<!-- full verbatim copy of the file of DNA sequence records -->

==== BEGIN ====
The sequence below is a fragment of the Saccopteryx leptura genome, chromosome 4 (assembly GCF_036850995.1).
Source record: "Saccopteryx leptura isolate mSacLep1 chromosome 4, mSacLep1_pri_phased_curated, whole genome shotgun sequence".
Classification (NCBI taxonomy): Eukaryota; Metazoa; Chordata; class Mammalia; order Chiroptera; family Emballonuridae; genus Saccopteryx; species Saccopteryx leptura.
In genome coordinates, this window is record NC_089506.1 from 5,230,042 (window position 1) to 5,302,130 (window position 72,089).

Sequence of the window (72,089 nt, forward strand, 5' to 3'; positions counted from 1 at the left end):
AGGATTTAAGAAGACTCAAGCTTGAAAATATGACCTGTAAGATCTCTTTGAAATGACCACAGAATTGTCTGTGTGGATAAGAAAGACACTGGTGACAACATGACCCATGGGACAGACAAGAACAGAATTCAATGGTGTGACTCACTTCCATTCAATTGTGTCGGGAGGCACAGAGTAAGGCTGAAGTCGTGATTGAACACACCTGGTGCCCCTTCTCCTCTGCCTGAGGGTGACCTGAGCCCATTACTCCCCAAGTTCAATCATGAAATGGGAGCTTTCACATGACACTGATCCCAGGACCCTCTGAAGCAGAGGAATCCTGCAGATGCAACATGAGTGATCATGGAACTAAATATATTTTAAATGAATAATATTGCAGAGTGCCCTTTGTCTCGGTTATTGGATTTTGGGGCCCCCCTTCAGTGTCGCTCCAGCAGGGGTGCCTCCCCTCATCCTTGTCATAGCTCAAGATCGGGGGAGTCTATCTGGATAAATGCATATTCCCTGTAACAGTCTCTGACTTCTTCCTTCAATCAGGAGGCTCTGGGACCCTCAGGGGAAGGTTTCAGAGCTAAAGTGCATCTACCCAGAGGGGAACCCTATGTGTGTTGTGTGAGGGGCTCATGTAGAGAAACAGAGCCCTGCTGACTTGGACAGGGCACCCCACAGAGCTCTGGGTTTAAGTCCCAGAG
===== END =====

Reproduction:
The sequence below is a fragment of the Saccopteryx leptura genome, chromosome 4 (assembly GCF_036850995.1).
Source record: "Saccopteryx leptura isolate mSacLep1 chromosome 4, mSacLep1_pri_phased_curated, whole genome shotgun sequence".
Classification (NCBI taxonomy): Eukaryota; Metazoa; Chordata; class Mammalia; order Chiroptera; family Emballonuridae; genus Saccopteryx; species Saccopteryx leptura.
In genome coordinates, this window is record NC_089506.1 from 5,230,042 (window position 1) to 5,302,130 (window position 72,089).

Sequence of the window (72,089 nt, forward strand, 5' to 3'; positions counted from 1 at the left end):
AGGATTTAAGAAGACTCAAGCTTGAAAATATGACCTGTAAGATCTCTTTGAAATGACCACAGAATTGTCTGTGTGGATAAGAAAGACACTGGTGACAACATGACCCATGGGACAGACAAGAACAGAATTCAATGGTGTGACTCACTTCCATTCAATTGTGTCGGGAGGCACAGAGTAAGGCTGAAGTCGTGATTGAACACACCTGGTGCCCCTTCTCCTCTGCCTGAGGGTGACCTGAGCCCATTACTCCCCAAGTTCAATCATGAAATGGGAGCTTTCACATGACACTGATCCCAGGACCCTCTGAAGCAGAGGAATCCTGCAGATGCAACATGAGTGATCATGGAACTAAATATATTTTAAATGAATAATATTGCAGAGTGCCCTTTGTCTCGGTTATTGGATTTTGGGGCCCCCCTTCAGTGTCGCTCCAGCAGGGGTGCCTCCCCTCATCCTTGTCATAGCTCAAGATCGGGGGAGTCTATCTGGATAAATGCATATTCCCTGTAACAGTCTCTGACTTCTTCCTTCAATCAGGAGGCTCTGGGACCCTCAGGGGAAGGTTTCAGAGCTAAAGTGCATCTACCCAGAGGGGAACCCTATGTGTGTTGTGTGAGGGGCTCATGTAGAGAAACAGAGCCCTGCTGACTTGGACAGGGCACCCCACAGAGCTCTGGGTTTAAGTCCCAGAG